target(*args, &block)
end

delegate({}) # => [{}]

Here is how ActionDispatch::MiddlewareStack::Middleware looks like with ruby2_keywords.

This works fine on Ruby 2.6 (ruby2_keywords is defined as no-op) and 2.7. However, what should happen for Ruby 3? Should we even have a method called ruby2_keywords in Ruby 3?

The current idea seems to keep ruby2_keywords until Ruby 2.6 is end-of-life, so some time around Ruby 3.2. That means however code using ruby2_keywords will break at that date, unless the code also includes a version check and uses the Ruby 3-style delegation:

require 'ruby2_keywords'

if RUBY_VERSION < "3"
  ruby2_keywords def delegate(*args, &block)
    target(*args, &block)
  end
else
  def delegate(*args, **kwargs, &block)
    target(*args, **kwargs, &block)
  end
end

This is becoming not so pretty, but I think is a good path forward. Using this, code will not break in the foreseeable future, and the ruby2_keywords workaround is only used on Ruby 2.7, which is the only version needing such a complicated workaround. Also, we use the Ruby 3-style delegation in Ruby 3 which is rather natural, and not some workaround with complicated semantics. The Ruby 2 branch can be removed as soon as Ruby 2 support is dropped for that code.

However, it seems most MRI committers think it’s fine to migrate your code to the version just using ruby2_keywords and then ask you again when Ruby 3.2 comes out to change the code again to use Ruby 3-style delegation, or .... I’m not comfortable with the idea of telling people to change their code, knowing it will break in Ruby 3.2, and this is part of the reason why I am writing this blog post.

I don’t think keeping ruby2_keywords forever is any good either, I think it doesn’t make sense to have a method named ruby2_keywords in e.g., Ruby 4. We could maybe rename it, but I have other concerns.

I dislike ruby2_keywords because it introduces hidden state (a hidden flag on a Hash). Do you know which other construct uses hidden state in Ruby? The flip-flop operator is an example. Hidden state is almost always a sign of bad design for programming languages, it always comes back and bites you by having surprising semantics and non-trivial performance implications. Practically, it means that ruby2_keywords might flag a Hash and when it’s used in a different file at a call site very far away it could magically be passed as keyword arguments even though it’s syntactically passed as a positional argument (e.g., foo(*args)). Have fun debugging that.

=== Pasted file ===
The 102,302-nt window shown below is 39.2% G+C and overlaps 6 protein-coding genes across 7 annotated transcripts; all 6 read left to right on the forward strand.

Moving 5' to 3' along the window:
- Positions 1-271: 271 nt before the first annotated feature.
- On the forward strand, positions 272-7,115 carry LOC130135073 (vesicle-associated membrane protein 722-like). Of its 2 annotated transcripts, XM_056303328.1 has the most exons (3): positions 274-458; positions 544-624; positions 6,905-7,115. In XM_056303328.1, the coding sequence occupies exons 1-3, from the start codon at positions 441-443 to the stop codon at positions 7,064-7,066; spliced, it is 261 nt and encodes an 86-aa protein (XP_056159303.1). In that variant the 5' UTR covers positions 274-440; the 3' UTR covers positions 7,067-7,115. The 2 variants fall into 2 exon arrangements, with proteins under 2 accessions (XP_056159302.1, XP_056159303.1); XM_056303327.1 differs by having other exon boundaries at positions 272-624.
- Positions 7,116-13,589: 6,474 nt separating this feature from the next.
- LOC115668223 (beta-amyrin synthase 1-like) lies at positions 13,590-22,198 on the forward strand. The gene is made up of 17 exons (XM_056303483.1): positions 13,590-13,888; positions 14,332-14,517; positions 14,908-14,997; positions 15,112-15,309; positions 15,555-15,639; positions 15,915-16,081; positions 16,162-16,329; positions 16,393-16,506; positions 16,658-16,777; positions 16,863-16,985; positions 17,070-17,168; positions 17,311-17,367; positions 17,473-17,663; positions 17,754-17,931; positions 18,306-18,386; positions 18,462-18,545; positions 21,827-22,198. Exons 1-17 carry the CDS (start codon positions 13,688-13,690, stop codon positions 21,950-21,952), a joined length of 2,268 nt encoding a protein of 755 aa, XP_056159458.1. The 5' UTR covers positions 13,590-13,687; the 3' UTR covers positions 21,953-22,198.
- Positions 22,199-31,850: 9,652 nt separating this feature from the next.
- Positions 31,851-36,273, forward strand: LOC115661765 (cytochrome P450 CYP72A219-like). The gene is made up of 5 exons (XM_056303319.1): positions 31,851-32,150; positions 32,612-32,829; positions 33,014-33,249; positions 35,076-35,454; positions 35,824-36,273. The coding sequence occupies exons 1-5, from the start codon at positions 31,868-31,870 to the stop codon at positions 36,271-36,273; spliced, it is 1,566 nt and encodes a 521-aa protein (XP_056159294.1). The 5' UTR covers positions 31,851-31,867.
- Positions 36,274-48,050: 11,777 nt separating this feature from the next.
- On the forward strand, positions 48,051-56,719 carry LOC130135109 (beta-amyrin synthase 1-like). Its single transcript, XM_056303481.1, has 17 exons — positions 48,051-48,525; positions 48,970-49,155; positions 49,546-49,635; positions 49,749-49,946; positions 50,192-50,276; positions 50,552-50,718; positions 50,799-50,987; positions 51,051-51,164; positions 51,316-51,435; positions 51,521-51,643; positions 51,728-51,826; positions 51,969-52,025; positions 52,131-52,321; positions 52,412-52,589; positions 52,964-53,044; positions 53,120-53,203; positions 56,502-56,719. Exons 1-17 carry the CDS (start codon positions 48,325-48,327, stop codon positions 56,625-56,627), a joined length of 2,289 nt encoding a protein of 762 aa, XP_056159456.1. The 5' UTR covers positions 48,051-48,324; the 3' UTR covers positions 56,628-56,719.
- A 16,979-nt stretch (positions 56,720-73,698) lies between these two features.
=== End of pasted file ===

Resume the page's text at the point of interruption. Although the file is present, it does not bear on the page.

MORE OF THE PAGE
Also, it slows down every single call site using a *rest argument, not just the one in the delegate method. Because of that I consider it a hack, which seems acceptable if only used in Ruby 2.7, but seems like we’d shoot ourselves in the foot to keep it any longer, both for making migration more difficult when removing it, and for suffering lower performance for all foo(*args) calls until then. This issue has more details about performance implications of ruby2_keywords and Ruby 3 keyword arguments.

Finally, ruby2_keywords introduces magic conversion of positional arguments to keyword arguments. Is it not ironic that we work on separating positional and keyword argument but then introduce ruby2_keywords which brings back automatic conversation, i.e., potentially breaks the separation?

So let’s keep thinking.

ruby2_keywords + send_keyword_hash

This is a variant of ruby2_keywords above but it makes it explicit which call site can convert a flagged Hash to keyword arguments. send_keyword_hash is then just send with the additional conversion of a flagged Hash to keyword arguments.

require 'ruby2_keywords'
# Could be defined by the ruby2_keywords gem too
alias_method :send_keyword_hash, :__send__ unless respond_to?(:send_keyword_hash)

if RUBY_VERSION < "3"
  ruby2_keywords def delegate(*args, &block)
    send_keyword_hash(:target, *args, &block)
  end
else
  def delegate(*args, **kwargs, &block)
    target(*args, **kwargs, &block)
  end
end

This still has hidden state by flagging a keyword Hash passed to a ruby2_keywords method, but at least it’s explicit where the conversion can occur and where the flag has any effect. By making it explicit where such a conversion can happen with send_keyword_hash, it’s both clearer for semantics (easier to debug) and it removes the performance concern by letting other call sites using a *rest argument behave unchanged. Also, with send_keyword_hash, there is no more magic conversion of positional to keyword arguments, so the separation remains clean with no backdoor.

Here is how ActionDispatch::MiddlewareStack::Middleware looks like with ruby2_keywords + send_keyword_hash.

What Should We Do?

Here are a few questions for the Ruby community and for the reader: